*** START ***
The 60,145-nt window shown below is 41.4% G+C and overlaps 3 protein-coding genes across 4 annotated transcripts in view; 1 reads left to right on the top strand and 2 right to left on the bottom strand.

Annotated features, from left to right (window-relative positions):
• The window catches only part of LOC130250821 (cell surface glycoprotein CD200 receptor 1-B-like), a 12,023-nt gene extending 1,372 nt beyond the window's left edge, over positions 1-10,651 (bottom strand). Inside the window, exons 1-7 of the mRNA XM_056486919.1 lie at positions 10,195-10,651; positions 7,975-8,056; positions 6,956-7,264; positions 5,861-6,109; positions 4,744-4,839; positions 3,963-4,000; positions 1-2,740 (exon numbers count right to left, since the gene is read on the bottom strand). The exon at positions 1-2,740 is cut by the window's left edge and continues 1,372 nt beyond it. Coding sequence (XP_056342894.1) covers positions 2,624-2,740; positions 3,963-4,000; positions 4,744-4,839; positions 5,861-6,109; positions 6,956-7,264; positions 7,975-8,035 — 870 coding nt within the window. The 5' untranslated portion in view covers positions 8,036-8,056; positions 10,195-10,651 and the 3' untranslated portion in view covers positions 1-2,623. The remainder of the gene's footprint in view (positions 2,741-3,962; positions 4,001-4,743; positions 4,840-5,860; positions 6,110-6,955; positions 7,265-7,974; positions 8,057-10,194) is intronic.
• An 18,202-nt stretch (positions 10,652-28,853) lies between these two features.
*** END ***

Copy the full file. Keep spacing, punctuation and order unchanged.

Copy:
The 60,145-nt window shown below is 41.4% G+C and overlaps 3 protein-coding genes across 4 annotated transcripts in view; 1 reads left to right on the top strand and 2 right to left on the bottom strand.

Annotated features, from left to right (window-relative positions):
• The window catches only part of LOC130250821 (cell surface glycoprotein CD200 receptor 1-B-like), a 12,023-nt gene extending 1,372 nt beyond the window's left edge, over positions 1-10,651 (bottom strand). Inside the window, exons 1-7 of the mRNA XM_056486919.1 lie at positions 10,195-10,651; positions 7,975-8,056; positions 6,956-7,264; positions 5,861-6,109; positions 4,744-4,839; positions 3,963-4,000; positions 1-2,740 (exon numbers count right to left, since the gene is read on the bottom strand). The exon at positions 1-2,740 is cut by the window's left edge and continues 1,372 nt beyond it. Coding sequence (XP_056342894.1) covers positions 2,624-2,740; positions 3,963-4,000; positions 4,744-4,839; positions 5,861-6,109; positions 6,956-7,264; positions 7,975-8,035 — 870 coding nt within the window. The 5' untranslated portion in view covers positions 8,036-8,056; positions 10,195-10,651 and the 3' untranslated portion in view covers positions 1-2,623. The remainder of the gene's footprint in view (positions 2,741-3,962; positions 4,001-4,743; positions 4,840-5,860; positions 6,110-6,955; positions 7,265-7,974; positions 8,057-10,194) is intronic.
• An 18,202-nt stretch (positions 10,652-28,853) lies between these two features.